13

I stole my title from this post: Executes a function until it returns a nil, collecting its values into a list

That question refers to Lisp and is, frankly, over my head. However, I think that his question--translated into Ruby--is exactly my own:

What's the best way to create a conditional loop in [Ruby] that executes a function until it returns NIL at which time it collects the returned values into a list?

My current, clunky approach is this:

def foo
   ret = Array.new
   x = func() # parenthesis for clarity (I'm not a native Ruby coder...)
   until x.nil?
     ret << x
     x = func() 
   end
   ret
end

This code snippet will do what I want...but I know there is a cleaner, more idiomatically Ruby approach...right?

2
  • I would be interested if you could provide a real-world case where you would use such a method.
    – Phrogz
    Jul 31 '11 at 4:17
  • @Phrogz This sounds like an iterable generator to me, and it's a common design pattern, especially in functional programs.
    – Charles Ma
    Jul 31 '11 at 4:24
10

Funny how nobody suggested Enumerator and its take_while method, to me it seems just fit:

# example function that sometimes returns nil
def func
  r = rand(5)
  r == 0 ? nil : r
end

# wrap function call into lazy enumerator
enum = Enumerator.new{|y|
  loop {
    y << func()
  }
}

# take from it until we bump into a nil
arr = enum.take_while{|elem|
  !elem.nil?
}

p arr
#=>[3, 3, 2, 4, 1, 1]
5
  • +1, very nice solution, Enumerator is under-used for things like this. Jul 31 '11 at 10:59
  • Thought about a similar approach, but don't liked the end result, because it was already confusing myself 1 minute after writing it.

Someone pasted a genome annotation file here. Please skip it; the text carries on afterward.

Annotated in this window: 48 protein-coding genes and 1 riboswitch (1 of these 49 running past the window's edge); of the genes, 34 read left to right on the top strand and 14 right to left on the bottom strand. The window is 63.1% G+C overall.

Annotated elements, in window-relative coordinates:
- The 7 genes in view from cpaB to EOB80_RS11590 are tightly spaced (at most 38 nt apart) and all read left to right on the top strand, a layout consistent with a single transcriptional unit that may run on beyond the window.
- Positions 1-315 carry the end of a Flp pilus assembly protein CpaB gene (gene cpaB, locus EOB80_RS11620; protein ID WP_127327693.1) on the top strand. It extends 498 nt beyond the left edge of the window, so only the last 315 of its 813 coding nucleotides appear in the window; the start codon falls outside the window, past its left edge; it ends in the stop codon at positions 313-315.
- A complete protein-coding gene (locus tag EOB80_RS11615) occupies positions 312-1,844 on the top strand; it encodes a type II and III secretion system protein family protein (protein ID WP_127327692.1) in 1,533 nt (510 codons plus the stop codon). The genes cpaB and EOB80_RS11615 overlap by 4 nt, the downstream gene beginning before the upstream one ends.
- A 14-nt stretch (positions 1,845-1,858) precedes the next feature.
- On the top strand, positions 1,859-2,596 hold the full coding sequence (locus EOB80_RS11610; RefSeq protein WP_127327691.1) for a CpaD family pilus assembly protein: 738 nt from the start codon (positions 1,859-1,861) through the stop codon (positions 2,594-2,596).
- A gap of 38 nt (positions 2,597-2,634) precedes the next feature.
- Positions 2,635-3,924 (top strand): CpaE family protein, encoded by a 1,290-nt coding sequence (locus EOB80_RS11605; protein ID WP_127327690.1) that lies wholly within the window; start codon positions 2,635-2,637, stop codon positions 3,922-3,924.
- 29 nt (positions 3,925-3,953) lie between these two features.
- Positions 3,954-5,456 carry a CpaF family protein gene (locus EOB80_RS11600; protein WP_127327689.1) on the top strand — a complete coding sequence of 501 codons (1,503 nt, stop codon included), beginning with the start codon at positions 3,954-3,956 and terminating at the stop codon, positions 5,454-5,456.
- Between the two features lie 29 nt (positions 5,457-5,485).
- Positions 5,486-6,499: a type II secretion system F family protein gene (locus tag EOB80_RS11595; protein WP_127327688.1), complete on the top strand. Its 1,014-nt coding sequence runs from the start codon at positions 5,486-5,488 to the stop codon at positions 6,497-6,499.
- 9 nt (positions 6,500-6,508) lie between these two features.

– Mario Uher
    Jul 31 '11 at 18:59
  • Because this code doesn't feel like Ruby at all. Valid code != beautiful code.
    – Mario Uher
    Jul 31 '11 at 20:55
  • @ream88 -- I disagree. Ruby has functional features, so functional approach to a typical functional problem seems right. I would only use do-end blocks instead of parens here and there ;)
    – samuil
    Aug 1 '11 at 9:14
  • Instead of enum.take_while { |elem| !elem.nil? }, elem.take_while(&:itself)
    – Ian
    Jan 25 '20 at 4:22
9

I guess this looks more like Ruby:

def foo
  r = nil; [].tap { |a| a << r until (r = yield).nil? }
end
6
  • I like this one, cleaner than mine.
    – emboss
    Jul 31 '11 at 1:19
  • If you declare x=nil in the method arguments, it will be a one-liner :)
    – emboss
    Jul 31 '11 at 1:24
  • 1
    Note that these answers do not exactly match the requirements, which call for nil only as a stop condition (not false).
    – Phrogz
    Jul 31 '11 at 4:08
  • It's pretty, but because it mishandles false it does not satisfy the requirements.
    – Thom Smith
    Jul 31 '11 at 6:58
  • Should be easy enough to fix with until (result = yield).nil? shouldn't it? Jul 31 '11 at 8:39
3

This should do the trick:

def foo
  arr = []
  while true
    x = yield
    break if x.nil?
    arr << x
  end
  arr
end

Usage:

foo { doStuff }
foo &bar
1
  • 3
    I think it's more idiomatic in Ruby to use loop{ ... } instead of while true ....
    – Phrogz
    Jul 31 '11 at 4:09
1

I would personally write it like this, so that you can pass a block that calls a function or does whatever you want:

def gather
  [].tap do |collection|
    result=true; i=0
    until result.nil?
        unless (result=yield(i)).nil?
        collection << result
      end
      i += 1
      end
  end
end


# Silly test
$letters = *('a'..'z')
$current = -1
def next_char(max)
  $letters[$current+=1] if $current<max
end
some = gather{ next_char(10) }
p some
#=> ["a", "b", "c", "d", "e", "f", "g", "h", "i", "j", "k"]

some = gather{ |i| $letters[i] if i<=10 }
p some
#=> ["a", "b", "c", "d", "e", "f", "g", "h", "i", "j", "k"]

Note that you could write the method like this:

def gather
  [].tap do |result|
    x = true
    result << x unless (x=yield).nil? until x.nil?
  end
end

…but I personally don't find that to be very readable.

0

I think you were pretty close to begin with.

def gather
  ret = []
  while x = yield
    ret << x
  end
  ret
end

The only trick here is understanding that the assignment "x = yield" returns the value of x, so "while x = yield" loops while x isn't nil/false. Not to be confused with "while x == yield"...

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